We arrived at our parking spot, strategically outside the congestion charge zone, on Thursday evening as we expected it could be busy at the weekend.
Under the bridge like trolls we shared the car park with a few cars, an old Westfalia camper and the French Mercedes camper we seem to be on the same route as!
After a quick bite to eat, we set-off to explore the local area. We only made it as far the local astroturf football pitch complete with ball, we all had a kick around before rain suddenly came. Forced to finish for the night, we dragged Stanley away from the pitch. He is football crazy.
The rain had cleared by the next morning and brought more promising hot weather. We negotiated trams, people and draw bridges on our bikes and made it to Gamla Stan, the old town.
Now on foot, we had to negotiate the narrow cobbled streets and coach loads of tourists which all alight at the Royal Palace. A visit to Marten Trotzigs Grand, the narrowest alley in Stockholm, and resisting the advances of Restauranteurs, we cycled around some more.
Without a destination in mind we followed the waters edge, much like our driving route. We made it as far as the Nordic Museum, set on an island which also holds Grona Lund amusement park and the ABBA museum. We didn’t visit any, especially the ABBA museum!
Feeling hungry and needing the toilet (we didn’t find any free ones in town!), we headed back to base. A good 30 minute ride through Friday rush hour, to the sound of young teens celebrating (or protesting against something?) in the back of trucks.
After tea we walked around Vinterviken, Alfred Nobel’s old dynamite test site, now a public park with sports facilities, allotments and a restaurant in Nobel’s mill.
Going to bed we noted how light it still was at 11pm, even under the bridge!
Waking to the sound of parking Volvos with people on their way to Saturday recreations, we decided we needed to see more of Stockholm.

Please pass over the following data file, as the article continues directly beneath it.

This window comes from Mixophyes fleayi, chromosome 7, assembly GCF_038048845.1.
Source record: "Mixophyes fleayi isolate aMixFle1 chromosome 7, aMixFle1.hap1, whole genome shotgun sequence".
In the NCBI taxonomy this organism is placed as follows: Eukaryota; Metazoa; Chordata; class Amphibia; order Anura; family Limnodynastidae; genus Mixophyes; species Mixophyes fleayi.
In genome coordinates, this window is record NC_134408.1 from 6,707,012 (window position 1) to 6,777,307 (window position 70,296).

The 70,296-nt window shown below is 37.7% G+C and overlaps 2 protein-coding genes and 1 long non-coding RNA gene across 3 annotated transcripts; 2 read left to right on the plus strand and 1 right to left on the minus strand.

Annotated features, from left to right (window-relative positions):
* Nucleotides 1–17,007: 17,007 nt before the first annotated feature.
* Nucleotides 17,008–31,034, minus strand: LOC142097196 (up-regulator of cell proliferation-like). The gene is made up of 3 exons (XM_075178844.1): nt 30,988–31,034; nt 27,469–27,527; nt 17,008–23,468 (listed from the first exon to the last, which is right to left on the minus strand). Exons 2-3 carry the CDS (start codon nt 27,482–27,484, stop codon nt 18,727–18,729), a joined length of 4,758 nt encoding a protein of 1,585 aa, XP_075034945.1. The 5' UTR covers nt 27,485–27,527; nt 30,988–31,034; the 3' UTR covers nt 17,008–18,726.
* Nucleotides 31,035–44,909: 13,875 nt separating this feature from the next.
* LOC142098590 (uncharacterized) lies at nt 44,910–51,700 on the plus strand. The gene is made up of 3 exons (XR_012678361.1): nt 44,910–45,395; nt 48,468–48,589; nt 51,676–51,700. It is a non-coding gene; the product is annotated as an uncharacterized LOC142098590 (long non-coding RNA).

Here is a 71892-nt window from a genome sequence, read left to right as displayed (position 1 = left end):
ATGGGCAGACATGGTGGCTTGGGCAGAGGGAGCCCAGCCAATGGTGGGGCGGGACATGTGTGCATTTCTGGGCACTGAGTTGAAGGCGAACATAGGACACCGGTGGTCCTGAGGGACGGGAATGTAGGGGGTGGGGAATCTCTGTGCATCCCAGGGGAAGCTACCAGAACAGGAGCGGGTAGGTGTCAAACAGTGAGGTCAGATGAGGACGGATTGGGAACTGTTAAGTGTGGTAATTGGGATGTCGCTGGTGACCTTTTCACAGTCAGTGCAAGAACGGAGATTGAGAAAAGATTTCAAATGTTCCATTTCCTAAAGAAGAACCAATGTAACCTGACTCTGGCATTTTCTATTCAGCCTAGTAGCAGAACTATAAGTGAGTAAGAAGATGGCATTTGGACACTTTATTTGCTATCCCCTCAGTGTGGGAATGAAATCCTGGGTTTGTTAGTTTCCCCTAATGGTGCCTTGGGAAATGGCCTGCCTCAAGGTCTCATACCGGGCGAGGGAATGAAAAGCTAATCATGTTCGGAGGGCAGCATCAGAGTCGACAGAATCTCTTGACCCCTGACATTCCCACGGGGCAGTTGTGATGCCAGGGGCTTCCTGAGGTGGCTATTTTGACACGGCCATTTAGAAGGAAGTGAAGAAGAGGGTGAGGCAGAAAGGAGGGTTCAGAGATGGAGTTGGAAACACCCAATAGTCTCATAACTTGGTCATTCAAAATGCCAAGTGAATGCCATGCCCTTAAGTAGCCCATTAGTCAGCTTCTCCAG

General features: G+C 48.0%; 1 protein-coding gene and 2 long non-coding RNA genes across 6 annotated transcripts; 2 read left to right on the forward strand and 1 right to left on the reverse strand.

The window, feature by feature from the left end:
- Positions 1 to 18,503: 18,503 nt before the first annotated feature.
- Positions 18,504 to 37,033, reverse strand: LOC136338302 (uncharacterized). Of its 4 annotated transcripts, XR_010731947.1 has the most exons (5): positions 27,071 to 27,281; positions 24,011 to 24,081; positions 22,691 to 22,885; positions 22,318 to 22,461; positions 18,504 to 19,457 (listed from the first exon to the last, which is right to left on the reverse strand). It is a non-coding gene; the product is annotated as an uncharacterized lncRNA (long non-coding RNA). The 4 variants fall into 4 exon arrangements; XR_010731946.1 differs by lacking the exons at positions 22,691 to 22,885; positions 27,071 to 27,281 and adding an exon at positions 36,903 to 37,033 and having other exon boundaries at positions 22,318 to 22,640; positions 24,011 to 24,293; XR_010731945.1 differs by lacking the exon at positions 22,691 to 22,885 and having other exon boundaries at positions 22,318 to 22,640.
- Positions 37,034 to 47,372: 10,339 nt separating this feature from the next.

Cycling the same route towards town, we stopped off at a park in Hornstull. Watching the locals enjoying the sunshine, either playing boules, using the free outdoor gym or just relaxing with a beer, we were tempted to visit ‘The System’, but it closed in 10 minutes time at 3pm.
Moving on, we cycled around the island of Reimersholme. A predominantly residential island made up of apartment blocks, some attractive, some not from the 1930s to the 1980s. Much like the blocks we saw in Norrkoping, if these were in England; they wouldn’t be so desirable.
From Soder Malarstrand, we enjoyed the view over the water which included the impressive Town Hall, host of the annual Nobel Prize ceremony. However, when we cycled to it, it was hosting several weddings. Churning them out, one by one.
Along Norr Malarstrand we passed a row of gorgeous art deco apartments, probably the finest we saw in Stockholm. Opposite, owners of high performance Mercedes’ and Porches’ take advantage of the congestion charge free weekend and race up and down the street. Showing there’s money in Stockholm.
Passing a couple of man-made beaches in the Marieberg district, we took the bridges across a couple more islands and back to the van.
Exhausted from the hill climbs, we were gagging for a beer. As ‘The System’ was closed, we had to compromise with 3.5% Pipps Bla from Lidl.
One the way back, we had another kickaround on the football pitch. The owner of the French Mercedes van we’re following was also there with his Collie. I tried to tell him we’ve seen him before, but he didn’t speak English and I only knew how to tell him my name, where I live and how many rooms I have in my house. So the conversation soon ended.
The next morning we had another stroll around Vintervikens before leaving.
In a designated dog zone Stanley played with a poodle as we spoke to his owner, currently taking his share of the 480 available days of parental leave. He could take none or all 480 days, but on average men take 25% (120 days).
A more gender equal system than ours.